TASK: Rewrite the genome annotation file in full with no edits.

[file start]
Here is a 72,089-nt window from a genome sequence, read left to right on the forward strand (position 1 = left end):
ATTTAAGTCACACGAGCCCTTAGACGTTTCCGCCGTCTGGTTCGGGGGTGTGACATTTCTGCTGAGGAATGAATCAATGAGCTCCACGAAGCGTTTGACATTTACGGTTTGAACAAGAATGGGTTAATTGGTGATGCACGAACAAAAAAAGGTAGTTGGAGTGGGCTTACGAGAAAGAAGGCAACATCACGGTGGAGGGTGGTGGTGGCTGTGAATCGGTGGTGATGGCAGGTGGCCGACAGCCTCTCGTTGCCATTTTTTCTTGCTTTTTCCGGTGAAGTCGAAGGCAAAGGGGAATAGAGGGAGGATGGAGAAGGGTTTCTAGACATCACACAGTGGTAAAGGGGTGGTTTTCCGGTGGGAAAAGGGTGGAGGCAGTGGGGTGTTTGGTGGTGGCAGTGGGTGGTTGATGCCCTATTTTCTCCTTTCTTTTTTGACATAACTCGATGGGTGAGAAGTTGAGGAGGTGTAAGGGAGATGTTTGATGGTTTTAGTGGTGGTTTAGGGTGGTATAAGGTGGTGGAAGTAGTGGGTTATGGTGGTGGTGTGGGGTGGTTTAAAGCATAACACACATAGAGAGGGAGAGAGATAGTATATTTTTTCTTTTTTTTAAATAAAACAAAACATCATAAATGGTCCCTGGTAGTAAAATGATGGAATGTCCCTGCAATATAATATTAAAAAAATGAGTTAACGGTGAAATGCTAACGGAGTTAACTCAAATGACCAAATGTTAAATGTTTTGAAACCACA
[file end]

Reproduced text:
Here is a 72,089-nt window from a genome sequence, read left to right on the forward strand (position 1 = left end):
ATTTAAGTCACACGAGCCCTTAGACGTTTCCGCCGTCTGGTTCGGGGGTGTGACATTTCTGCTGAGGAATGAATCAATGAGCTCCACGAAGCGTTTGACATTTACGGTTTGAACAAGAATGGGTTAATTGGTGATGCACGAACAAAAAAAGGTAGTTGGAGTGGGCTTACGAGAAAGAAGGCAACATCACGGTGGAGGGTGGTGGTGGCTGTGAATCGGTGGTGATGGCAGGTGGCCGACAGCCTCTCGTTGCCATTTTTTCTTGCTTTTTCCGGTGAAGTCGAAGGCAAAGGGGAATAGAGGGAGGATGGAGAAGGGTTTCTAGACATCACACAGTGGTAAAGGGGTGGTTTTCCGGTGGGAAAAGGGTGGAGGCAGTGGGGTGTTTGGTGGTGGCAGTGGGTGGTTGATGCCCTATTTTCTCCTTTCTTTTTTGACATAACTCGATGGGTGAGAAGTTGAGGAGGTGTAAGGGAGATGTTTGATGGTTTTAGTGGTGGTTTAGGGTGGTATAAGGTGGTGGAAGTAGTGGGTTATGGTGGTGGTGTGGGGTGGTTTAAAGCATAACACACATAGAGAGGGAGAGAGATAGTATATTTTTTCTTTTTTTTAAATAAAACAAAACATCATAAATGGTCCCTGGTAGTAAAATGATGGAATGTCCCTGCAATATAATATTAAAAAAATGAGTTAACGGTGAAATGCTAACGGAGTTAACTCAAATGACCAAATGTTAAATGTTTTGAAACCACA